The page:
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Pharmacology: Dissertation Research

Careers & Alumni in Pharmacology

Physiology: Dissertation Research

Careers & Alumni in Physiology

 

 

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Faculty Research 

Guochang Fan, PhD
Department of Pharmacology & Systems Physiology

Regulatory roles of microRNAs and exosome signaling pathway in sepsis-, diabetes- and infarction-induced heart failure; 2) protective roles of stem cell-derived exosomes in cardiovascular disease; and 3) the influence of microRNAs on bone marrow-derived mesenchymal stem cell behavior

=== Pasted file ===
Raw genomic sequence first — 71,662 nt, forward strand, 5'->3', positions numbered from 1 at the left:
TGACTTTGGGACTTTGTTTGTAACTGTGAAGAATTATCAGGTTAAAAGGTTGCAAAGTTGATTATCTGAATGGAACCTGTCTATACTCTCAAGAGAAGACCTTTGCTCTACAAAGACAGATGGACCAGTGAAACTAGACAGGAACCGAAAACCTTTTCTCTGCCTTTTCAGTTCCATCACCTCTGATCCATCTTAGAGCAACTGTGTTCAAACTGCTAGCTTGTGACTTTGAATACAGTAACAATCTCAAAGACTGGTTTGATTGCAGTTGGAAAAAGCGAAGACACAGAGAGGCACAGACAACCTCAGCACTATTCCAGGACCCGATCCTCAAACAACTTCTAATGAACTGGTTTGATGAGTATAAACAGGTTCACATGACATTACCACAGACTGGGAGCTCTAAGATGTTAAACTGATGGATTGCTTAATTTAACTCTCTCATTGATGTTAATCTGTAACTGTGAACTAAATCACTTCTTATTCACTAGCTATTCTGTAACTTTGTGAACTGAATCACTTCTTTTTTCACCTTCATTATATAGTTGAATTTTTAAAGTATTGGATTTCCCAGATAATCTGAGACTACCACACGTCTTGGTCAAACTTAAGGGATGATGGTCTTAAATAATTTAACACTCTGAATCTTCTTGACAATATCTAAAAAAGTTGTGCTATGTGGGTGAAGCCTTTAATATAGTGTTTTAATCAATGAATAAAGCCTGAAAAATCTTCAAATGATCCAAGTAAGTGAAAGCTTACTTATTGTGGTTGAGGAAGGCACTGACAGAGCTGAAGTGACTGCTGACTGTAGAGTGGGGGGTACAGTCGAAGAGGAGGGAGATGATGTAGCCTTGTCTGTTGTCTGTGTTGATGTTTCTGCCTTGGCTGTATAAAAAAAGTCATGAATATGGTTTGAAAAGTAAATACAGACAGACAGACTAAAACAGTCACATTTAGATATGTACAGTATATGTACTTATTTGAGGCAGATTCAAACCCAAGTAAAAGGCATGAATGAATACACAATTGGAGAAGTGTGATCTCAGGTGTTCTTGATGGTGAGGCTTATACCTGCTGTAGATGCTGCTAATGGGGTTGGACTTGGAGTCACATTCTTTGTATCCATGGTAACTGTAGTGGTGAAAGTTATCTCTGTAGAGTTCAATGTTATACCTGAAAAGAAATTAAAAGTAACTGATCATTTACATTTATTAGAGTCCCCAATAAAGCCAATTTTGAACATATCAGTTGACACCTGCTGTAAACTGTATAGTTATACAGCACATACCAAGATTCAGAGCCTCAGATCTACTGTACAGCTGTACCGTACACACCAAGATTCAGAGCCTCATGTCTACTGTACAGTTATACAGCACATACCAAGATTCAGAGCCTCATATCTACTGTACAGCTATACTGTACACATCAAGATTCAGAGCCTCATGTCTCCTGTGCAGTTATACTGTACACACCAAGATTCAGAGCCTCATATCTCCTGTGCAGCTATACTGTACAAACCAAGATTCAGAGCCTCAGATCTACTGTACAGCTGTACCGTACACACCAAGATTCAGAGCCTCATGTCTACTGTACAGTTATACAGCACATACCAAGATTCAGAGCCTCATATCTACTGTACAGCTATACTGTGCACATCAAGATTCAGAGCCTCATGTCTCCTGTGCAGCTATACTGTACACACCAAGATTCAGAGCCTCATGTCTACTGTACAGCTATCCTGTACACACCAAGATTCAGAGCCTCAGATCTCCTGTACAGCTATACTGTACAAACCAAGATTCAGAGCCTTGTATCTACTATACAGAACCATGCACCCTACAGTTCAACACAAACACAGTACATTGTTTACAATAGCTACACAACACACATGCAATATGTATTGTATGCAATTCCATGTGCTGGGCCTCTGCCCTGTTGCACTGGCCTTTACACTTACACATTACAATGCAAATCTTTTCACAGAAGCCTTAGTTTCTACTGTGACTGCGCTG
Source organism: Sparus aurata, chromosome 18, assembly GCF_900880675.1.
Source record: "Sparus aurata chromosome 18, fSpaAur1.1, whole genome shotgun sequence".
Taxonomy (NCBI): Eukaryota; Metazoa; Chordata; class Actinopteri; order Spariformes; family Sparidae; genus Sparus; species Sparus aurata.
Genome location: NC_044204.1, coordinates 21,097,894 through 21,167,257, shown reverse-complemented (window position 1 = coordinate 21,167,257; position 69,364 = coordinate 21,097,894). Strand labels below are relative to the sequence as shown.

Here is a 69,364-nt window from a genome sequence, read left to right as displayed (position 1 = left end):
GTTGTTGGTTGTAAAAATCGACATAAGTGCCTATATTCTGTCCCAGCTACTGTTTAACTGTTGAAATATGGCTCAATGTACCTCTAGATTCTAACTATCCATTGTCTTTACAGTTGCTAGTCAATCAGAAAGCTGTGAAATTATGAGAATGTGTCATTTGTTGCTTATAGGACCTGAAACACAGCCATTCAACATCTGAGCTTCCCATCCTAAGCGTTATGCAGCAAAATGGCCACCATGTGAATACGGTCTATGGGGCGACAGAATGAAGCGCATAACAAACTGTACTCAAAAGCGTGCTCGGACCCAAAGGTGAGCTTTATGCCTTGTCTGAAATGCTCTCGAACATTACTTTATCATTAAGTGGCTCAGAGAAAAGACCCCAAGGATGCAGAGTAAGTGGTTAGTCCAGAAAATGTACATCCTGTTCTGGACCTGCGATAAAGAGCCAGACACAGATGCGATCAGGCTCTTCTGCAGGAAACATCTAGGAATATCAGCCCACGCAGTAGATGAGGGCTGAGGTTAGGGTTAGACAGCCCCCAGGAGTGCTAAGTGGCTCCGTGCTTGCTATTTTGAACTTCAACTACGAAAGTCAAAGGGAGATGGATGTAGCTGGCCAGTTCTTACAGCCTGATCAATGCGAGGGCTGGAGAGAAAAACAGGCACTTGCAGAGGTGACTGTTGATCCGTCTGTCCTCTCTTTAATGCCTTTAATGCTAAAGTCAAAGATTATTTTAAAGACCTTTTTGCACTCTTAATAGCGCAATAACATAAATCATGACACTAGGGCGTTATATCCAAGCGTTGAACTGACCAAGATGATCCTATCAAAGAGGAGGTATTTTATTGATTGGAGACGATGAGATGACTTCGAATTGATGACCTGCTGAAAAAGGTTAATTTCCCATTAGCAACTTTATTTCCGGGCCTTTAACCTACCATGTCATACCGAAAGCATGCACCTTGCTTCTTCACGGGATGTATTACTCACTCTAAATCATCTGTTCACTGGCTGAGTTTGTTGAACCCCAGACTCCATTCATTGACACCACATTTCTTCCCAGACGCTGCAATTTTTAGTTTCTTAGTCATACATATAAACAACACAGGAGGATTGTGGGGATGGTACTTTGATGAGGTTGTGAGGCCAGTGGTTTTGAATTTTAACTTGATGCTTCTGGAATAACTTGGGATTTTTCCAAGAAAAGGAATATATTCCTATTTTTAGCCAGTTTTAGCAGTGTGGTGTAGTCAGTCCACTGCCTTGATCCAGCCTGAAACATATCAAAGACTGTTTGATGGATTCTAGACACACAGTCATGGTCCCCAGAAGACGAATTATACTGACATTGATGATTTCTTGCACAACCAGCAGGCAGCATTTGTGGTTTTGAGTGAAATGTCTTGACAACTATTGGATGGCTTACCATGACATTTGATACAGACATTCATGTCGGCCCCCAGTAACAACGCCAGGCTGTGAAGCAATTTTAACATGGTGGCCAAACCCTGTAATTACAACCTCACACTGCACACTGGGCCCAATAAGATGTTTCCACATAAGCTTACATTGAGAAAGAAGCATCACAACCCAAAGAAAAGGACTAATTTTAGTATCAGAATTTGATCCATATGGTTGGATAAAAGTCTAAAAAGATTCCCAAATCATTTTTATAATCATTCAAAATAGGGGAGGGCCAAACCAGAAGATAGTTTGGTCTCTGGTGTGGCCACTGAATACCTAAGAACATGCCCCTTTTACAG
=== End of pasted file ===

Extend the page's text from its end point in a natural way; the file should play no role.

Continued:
James Herman, PhD
Department of Pharmacology & Systems Physiology

1) limbic system regulation of the stress response and, consequently, on the generation of stress-related disorders, ranging from major depressive illness to essential hypertension to neurodegeneration and aging, and
2) defining the role of central adrenocorticosteroid receptors in transducing stress-related signals in normal physiology, aging and disease states.

Andy Norman, PhD
Department of Pharmacology & Systems Physiology

Development of quantitative pharmacological models of addictive behavior. These models can then be used to predict the clinical efficacy of potential medications for the treatment of cocaine and other addictions. Dr. Norman leads a multidisciplinary team that is developing human anti-cocaine monoclonal antibodies suitable for use as therapeutic agents for the prevention of relapse in cocaine addicts.

Hong-Sheng Wang, PhD
Department of Pharmacology & Systems Physiology